A woman reading the Christopher column, “Three Minutes a Day”, in the HOUSTON POST, was deeply affected by the story of the mail carrier who began hiding some of his mail on what he called “heavy days”. On days when there was an unusually large amount of mail to deliver, he would hide some of it, intending, he later said, to deliver it on “lighter days”. But, of course, those days never came around. At the end of a year, postal authorities finally caught up with the careless mail carrier and uncovered more than 10,000 letters that had not been delivered.
You can imagine what a mess these letters, not having been delivered, caused – the pain, the heartache, and, in the case of checks, the actual hardship.
The point of the column was that each of us is expected to deliver what he should be delivering every day, and the closing words of the Christopher column were: “Take care not to deprive others of what is rightfully theirs, regardless of how much inconvenience it may cost you”.
Well, one woman who had read this column wrote to the Christophers and said, “Your short column on the lazy mail carrier has reached me and changed me after a battery of doctors and counselors failed to make me see any reason for altering a sloppy, undisciplined life”.
“I know in my heart,” she continued, “that I can never again sit down on the job with that thought to haunt me. My husband and children will have a clean house today, and the column is pasted over my sink where I can’t fail to see it when the dishes begin to gain on me”.
You know, that’s a terrific story. If each one of us would do what we know we should do when the time comes to do it – and not put it off and let it pile up until it overwhelms us and we sort of give up – we’d be a whole lot better off.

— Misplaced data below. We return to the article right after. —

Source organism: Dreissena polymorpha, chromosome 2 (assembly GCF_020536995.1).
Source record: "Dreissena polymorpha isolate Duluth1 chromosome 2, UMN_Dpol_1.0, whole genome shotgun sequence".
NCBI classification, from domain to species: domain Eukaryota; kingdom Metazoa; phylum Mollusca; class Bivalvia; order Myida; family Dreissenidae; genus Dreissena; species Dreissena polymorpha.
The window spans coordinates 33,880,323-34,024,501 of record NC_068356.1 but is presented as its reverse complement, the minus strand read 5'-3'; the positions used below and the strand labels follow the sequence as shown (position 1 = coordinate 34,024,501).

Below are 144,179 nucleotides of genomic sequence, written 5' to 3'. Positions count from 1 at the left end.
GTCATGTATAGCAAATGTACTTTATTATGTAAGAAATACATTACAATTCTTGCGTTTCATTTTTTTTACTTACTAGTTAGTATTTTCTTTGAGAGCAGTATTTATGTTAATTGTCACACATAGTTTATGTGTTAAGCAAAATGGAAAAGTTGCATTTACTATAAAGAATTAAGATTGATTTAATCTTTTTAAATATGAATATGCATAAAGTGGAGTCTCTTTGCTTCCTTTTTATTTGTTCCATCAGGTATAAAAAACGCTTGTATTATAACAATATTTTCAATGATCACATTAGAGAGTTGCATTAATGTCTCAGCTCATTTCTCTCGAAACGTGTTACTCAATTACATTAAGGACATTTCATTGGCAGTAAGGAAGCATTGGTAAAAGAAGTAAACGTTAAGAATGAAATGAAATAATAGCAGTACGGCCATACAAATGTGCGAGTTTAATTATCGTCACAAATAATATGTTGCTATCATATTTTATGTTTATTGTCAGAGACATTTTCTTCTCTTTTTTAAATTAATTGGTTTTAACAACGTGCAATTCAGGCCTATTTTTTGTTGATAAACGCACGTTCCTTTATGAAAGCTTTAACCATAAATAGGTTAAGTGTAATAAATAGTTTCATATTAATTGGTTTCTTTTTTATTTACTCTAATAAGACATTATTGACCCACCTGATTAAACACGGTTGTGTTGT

A woman will put off mending something until she has enough to make the job worthwhile. And once she forms the habit, she keeps letting it pile up until she’s got a stack of mending you couldn’t see over if you sat on a tall horse. Then she starts picking out the things she actually has to do and works on them, while new ones keep piling up. If she’d taken care each of them as they came along, she’d be even with the board.
Men, lots of them, are the same way – they’re procrastinators. “Never do today what you can put off till tomorrow”, is their slogan. You’ll find it often in business, as well as things that should be done around the house.
In my case, whenever there’s something that needs doing around the house or yard, I get my son on it right now! If there’s something wrong with the plumbing, or a door, or a light switch, I call a plumber, carpenter or electrician. I don’t let those things wait.
Two years ago, I decided to build a patio. I got some plans of various sorts and started looking at all the different kinds of patios a person could build. I even got an architect friend of mine to draw some terrific plans for me. Naturally, I don’t want to do a sloppy job, so I’m still studying the plans and trying to figure out the best way to build that patio. I really think that by next summer I’ll be ready to begin.
All kidding aside, that story about the postman should teach us all something about the importance of doing what we should do – when we should do it. It makes for peace of mind and a feeling of worth.